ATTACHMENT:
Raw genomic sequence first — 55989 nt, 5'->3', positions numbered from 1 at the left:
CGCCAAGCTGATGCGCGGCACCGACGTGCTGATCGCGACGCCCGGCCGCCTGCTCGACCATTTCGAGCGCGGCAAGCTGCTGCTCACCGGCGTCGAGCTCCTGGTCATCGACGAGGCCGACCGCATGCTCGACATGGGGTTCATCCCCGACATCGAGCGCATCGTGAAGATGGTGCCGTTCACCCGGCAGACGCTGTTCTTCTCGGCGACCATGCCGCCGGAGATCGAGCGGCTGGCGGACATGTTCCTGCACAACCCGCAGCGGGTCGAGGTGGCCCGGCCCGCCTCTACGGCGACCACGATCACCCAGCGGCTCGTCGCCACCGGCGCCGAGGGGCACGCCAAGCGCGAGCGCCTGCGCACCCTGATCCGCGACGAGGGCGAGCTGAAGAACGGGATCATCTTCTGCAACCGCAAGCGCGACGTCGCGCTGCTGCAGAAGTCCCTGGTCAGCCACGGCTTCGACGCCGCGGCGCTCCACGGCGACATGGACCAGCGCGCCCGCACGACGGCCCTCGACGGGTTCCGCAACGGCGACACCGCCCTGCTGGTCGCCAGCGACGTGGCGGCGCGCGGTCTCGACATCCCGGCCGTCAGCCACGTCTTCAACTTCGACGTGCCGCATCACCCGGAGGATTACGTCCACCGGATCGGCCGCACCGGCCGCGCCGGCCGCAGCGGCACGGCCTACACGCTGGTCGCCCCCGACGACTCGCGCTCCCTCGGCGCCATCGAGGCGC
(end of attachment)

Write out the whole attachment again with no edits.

Raw genomic sequence first — 55989 nt, 5'->3', positions numbered from 1 at the left:
CGCCAAGCTGATGCGCGGCACCGACGTGCTGATCGCGACGCCCGGCCGCCTGCTCGACCATTTCGAGCGCGGCAAGCTGCTGCTCACCGGCGTCGAGCTCCTGGTCATCGACGAGGCCGACCGCATGCTCGACATGGGGTTCATCCCCGACATCGAGCGCATCGTGAAGATGGTGCCGTTCACCCGGCAGACGCTGTTCTTCTCGGCGACCATGCCGCCGGAGATCGAGCGGCTGGCGGACATGTTCCTGCACAACCCGCAGCGGGTCGAGGTGGCCCGGCCCGCCTCTACGGCGACCACGATCACCCAGCGGCTCGTCGCCACCGGCGCCGAGGGGCACGCCAAGCGCGAGCGCCTGCGCACCCTGATCCGCGACGAGGGCGAGCTGAAGAACGGGATCATCTTCTGCAACCGCAAGCGCGACGTCGCGCTGCTGCAGAAGTCCCTGGTCAGCCACGGCTTCGACGCCGCGGCGCTCCACGGCGACATGGACCAGCGCGCCCGCACGACGGCCCTCGACGGGTTCCGCAACGGCGACACCGCCCTGCTGGTCGCCAGCGACGTGGCGGCGCGCGGTCTCGACATCCCGGCCGTCAGCCACGTCTTCAACTTCGACGTGCCGCATCACCCGGAGGATTACGTCCACCGGATCGGCCGCACCGGCCGCGCCGGCCGCAGCGGCACGGCCTACACGCTGGTCGCCCCCGACGACTCGCGCTCCCTCGGCGCCATCGAGGCGC